The seedy, possibly criminal, behavior of many of Albania's MPs is disturbing and does not bode well for democratic development. It is a widely held view throughout Albania that all parties have MPs with links to organized crime and accept money from organized crime. This is a very troubling phenomenon that we and the international community will have to address at some point in the future.
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SIPDIS DEPT FOR EUR/SCE E.O. 12958: DECL: 08/12/2019 TAGS:
SUBJECT: CRIMINALS MAKING THE LAWS IN ALBANIA'S PARLIAMENT Classified By: AMBASSADOR JOHN L. WITHERS II FOR REASONS 1.4
¶1. (C) Despite the relative calm on Election Day, it has very much come to our attention that there is a strong undercurrent of people tied to organized crime that participated and/or were involved in possibly manipulating the June 28 elections. The three major parties, the Democratic Party (DP), the Socialist Party (SP) and the Movement for Social Integration (LSI) all have MPs with links to organized crime. While Post cannot legally prove these links, the conventional wisdom, backed by other reporting, is that the new parliament has quite a few drug traffickers and money launderers. During the electoral campaign, one politician, Alex Keka, a local head of the Christian Democratic Party (CDP) in northern Albania, was even killed by a car bomb. Keka was suspected of being involved in the trafficking of arms and narcotics. (NOTE: Keka was not running for Parliament, although other members of his party were. END NOTE).
Law Breakers Turned Law Makers
¶2. (C) Some of the more noteworthy MPs with ties to organized crime are:
-- Tom Doshi: An SP MP from Shkoder, Doshi, singled out in the Human Rights Report for physically assaulting a journalist in the Sheraton Hotel, was a key figure in financing SP electoral efforts. He is known as the richest MP, with a declared fortune of more than $15 million and is also suspected of trafficking narcotics. Doshi served in the previous parliament as a DP MP, before switching sides to the SP shortly before the election.
-- Lefter Koka: Representing LSI from Durres, Koka is a member of perhaps the most notorious organized crime family in Albania, with ties to narcotics and human trafficking and other illicit activities.
-- Sokol Oldashi: Olldashi, the current Minister of Public Works, Transport, and Telecommunication and DP MP from Fier, is suspected of smuggling goods and narcotics. Circumstantial evidence links Olldashi and Fatmir Kajolli in Fier to Minister of Justice Enkelejd Alibeaj in a scheme to release prisoners from jails to act as electoral bullies.
-- Lulzim Basha: According to one SP source, FM Basha, who represents the DP in Elbasan, was involved in facilitating the release from prison of a notorious criminal in Elbasan in return for support from the criminal's family. Relatives of the criminal promised to "organize" people in Elbasan to support Basha. The criminal was released on June 29, the day after the elections.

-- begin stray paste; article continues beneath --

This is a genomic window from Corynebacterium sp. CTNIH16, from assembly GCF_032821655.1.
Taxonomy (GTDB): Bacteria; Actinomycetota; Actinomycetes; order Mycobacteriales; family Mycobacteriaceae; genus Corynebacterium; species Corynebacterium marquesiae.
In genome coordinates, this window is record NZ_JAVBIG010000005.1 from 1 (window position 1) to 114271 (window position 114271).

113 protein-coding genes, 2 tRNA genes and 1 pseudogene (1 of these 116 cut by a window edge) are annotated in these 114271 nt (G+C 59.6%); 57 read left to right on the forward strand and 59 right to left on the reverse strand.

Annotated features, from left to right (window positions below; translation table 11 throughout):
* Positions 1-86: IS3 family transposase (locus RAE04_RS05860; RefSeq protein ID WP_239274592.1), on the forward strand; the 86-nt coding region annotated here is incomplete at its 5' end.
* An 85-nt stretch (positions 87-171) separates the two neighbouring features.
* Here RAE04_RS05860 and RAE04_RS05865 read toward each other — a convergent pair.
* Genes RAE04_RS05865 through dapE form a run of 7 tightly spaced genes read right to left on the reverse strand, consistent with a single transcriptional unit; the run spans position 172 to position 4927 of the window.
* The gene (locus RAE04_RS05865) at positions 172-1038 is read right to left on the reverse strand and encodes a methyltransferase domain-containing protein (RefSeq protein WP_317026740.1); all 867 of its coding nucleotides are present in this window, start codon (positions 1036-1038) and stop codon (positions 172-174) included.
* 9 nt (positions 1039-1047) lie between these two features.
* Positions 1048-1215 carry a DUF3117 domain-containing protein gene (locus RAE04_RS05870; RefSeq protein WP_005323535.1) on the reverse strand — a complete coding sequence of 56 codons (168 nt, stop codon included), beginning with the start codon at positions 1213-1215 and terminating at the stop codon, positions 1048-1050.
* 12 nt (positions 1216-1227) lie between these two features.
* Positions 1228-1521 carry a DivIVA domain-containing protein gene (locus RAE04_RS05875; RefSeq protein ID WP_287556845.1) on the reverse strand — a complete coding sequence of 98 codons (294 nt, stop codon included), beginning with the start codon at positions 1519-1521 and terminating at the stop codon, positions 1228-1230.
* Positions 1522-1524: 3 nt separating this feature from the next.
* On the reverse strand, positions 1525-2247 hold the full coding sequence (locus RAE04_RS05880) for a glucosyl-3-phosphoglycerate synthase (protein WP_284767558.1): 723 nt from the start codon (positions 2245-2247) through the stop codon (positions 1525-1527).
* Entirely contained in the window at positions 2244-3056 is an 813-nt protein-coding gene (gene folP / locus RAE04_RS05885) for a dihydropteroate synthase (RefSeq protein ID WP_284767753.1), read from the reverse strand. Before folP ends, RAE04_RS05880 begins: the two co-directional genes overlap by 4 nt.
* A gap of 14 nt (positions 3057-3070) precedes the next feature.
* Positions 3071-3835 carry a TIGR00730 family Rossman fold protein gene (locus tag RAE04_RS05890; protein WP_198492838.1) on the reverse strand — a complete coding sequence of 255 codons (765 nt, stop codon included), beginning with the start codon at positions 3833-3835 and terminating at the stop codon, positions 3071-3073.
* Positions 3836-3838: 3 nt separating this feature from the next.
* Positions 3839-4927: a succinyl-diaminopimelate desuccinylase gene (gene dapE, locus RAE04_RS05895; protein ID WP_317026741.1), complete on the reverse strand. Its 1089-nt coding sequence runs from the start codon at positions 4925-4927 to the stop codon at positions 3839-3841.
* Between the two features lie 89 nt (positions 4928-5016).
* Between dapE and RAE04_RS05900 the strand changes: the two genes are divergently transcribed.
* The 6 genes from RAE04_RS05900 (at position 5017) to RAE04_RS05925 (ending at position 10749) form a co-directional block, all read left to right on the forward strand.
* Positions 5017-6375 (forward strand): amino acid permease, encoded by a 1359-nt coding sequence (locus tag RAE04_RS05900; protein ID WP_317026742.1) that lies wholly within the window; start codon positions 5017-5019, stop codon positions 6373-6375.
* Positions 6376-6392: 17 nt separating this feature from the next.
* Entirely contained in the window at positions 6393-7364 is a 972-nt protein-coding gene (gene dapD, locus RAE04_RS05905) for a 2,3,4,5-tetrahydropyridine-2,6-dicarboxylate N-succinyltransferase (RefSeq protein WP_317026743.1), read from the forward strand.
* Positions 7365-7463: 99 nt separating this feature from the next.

-- Paulin Sterkaj: The 48 year old DP MP from Shkoder is a former professional wrestler with little to no formal education. Sterkaj was previously in the SP and has been accused by a former friend of murdering a politician in Shkoder a few years ago. Sterkaj claims to have business interests in oil, restaurants, and construction, but little is known about his activities.
-- Gramoz Ruci: SP MP and party General Secretary, Ruci has long-standing ties to narcotics traffickers and organized crime. Ruci has also been banned from entering the U.S. since 2005 due to a permanent visa ineligibility.
¶3. (C) Comment: Post is not sure which tack the ODIHR report on the Albanian elections will take once released, but it is widely accepted locally that many MPs posing as "businessmen" are in fact strongly suspected of having ties to organized crime. These individuals are now MPs, have immunity under the law, and are responsible for making the laws that will propel Albania toward further Euro-Atlantic integration. The seedy, possibly criminal, behavior of many of Albania's MPs is disturbing and does not bode well for democratic development. It is a widely held view throughout Albania that all parties have MPs with links to organized crime and accept money from organized crime. This is a very troubling phenomenon that we and the international community will have to address at some point in the future. One bright spot, however, is that there are a few MPs who have begun to recognize that Albania should not have such characters represented in its parliament. How long it will take though to remove these ruffians from power though is another question. After all, money is the lifeblood of politics, and in a poor country with no campaign finance transparency or tradition of small donors supporting their favorite candidates, criminals are an easy source of campaign funds.